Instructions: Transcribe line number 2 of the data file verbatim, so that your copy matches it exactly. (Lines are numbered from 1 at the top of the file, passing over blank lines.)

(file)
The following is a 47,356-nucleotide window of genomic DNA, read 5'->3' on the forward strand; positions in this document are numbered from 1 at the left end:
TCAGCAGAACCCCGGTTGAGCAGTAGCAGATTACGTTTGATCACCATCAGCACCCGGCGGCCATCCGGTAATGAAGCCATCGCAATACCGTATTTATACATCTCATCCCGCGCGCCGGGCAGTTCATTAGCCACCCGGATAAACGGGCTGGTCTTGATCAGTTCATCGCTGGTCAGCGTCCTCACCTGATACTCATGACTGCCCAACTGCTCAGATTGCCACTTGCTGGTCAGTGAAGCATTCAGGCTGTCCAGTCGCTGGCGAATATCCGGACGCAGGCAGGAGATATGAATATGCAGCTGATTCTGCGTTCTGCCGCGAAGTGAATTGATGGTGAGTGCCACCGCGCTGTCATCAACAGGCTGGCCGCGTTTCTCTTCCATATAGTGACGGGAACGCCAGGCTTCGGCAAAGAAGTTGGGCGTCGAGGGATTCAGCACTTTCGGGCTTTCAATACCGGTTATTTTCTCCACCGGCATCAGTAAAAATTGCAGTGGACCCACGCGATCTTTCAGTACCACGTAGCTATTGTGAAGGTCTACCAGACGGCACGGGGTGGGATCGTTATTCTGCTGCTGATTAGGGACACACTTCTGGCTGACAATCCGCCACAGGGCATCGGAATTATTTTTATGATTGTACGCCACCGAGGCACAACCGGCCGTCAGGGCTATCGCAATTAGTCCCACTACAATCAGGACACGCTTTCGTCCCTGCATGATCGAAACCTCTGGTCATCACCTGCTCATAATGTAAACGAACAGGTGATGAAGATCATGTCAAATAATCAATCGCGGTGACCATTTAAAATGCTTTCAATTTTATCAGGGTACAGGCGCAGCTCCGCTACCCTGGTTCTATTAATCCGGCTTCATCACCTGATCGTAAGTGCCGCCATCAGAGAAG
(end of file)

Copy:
TCAGCAGAACCCCGGTTGAGCAGTAGCAGATTACGTTTGATCACCATCAGCACCCGGCGGCCATCCGGTAATGAAGCCATCGCAATACCGTATTTATACATCTCATCCCGCGCGCCGGGCAGTTCATTAGCCACCCGGATAAACGGGCTGGTCTTGATCAGTTCATCGCTGGTCAGCGTCCTCACCTGATACTCATGACTGCCCAACTGCTCAGATTGCCACTTGCTGGTCAGTGAAGCATTCAGGCTGTCCAGTCGCTGGCGAATATCCGGACGCAGGCAGGAGATATGAATATGCAGCTGATTCTGCGTTCTGCCGCGAAGTGAATTGATGGTGAGTGCCACCGCGCTGTCATCAACAGGCTGGCCGCGTTTCTCTTCCATATAGTGACGGGAACGCCAGGCTTCGGCAAAGAAGTTGGGCGTCGAGGGATTCAGCACTTTCGGGCTTTCAATACCGGTTATTTTCTCCACCGGCATCAGTAAAAATTGCAGTGGACCCACGCGATCTTTCAGTACCACGTAGCTATTGTGAAGGTCTACCAGACGGCACGGGGTGGGATCGTTATTCTGCTGCTGATTAGGGACACACTTCTGGCTGACAATCCGCCACAGGGCATCGGAATTATTTTTATGATTGTACGCCACCGAGGCACAACCGGCCGTCAGGGCTATCGCAATTAGTCCCACTACAATCAGGACACGCTTTCGTCCCTGCATGATCGAAACCTCTGGTCATCACCTGCTCATAATGTAAACGAACAGGTGATGAAGATCATGTCAAATAATCAATCGCGGTGACCATTTAAAATGCTTTCAATTTTATCAGGGTACAGGCGCAGCTCCGCTACCCTGGTTCTATTAATCCGGCTTCATCACCTGATCGTAAGTGCCGCCATCAGAGAAG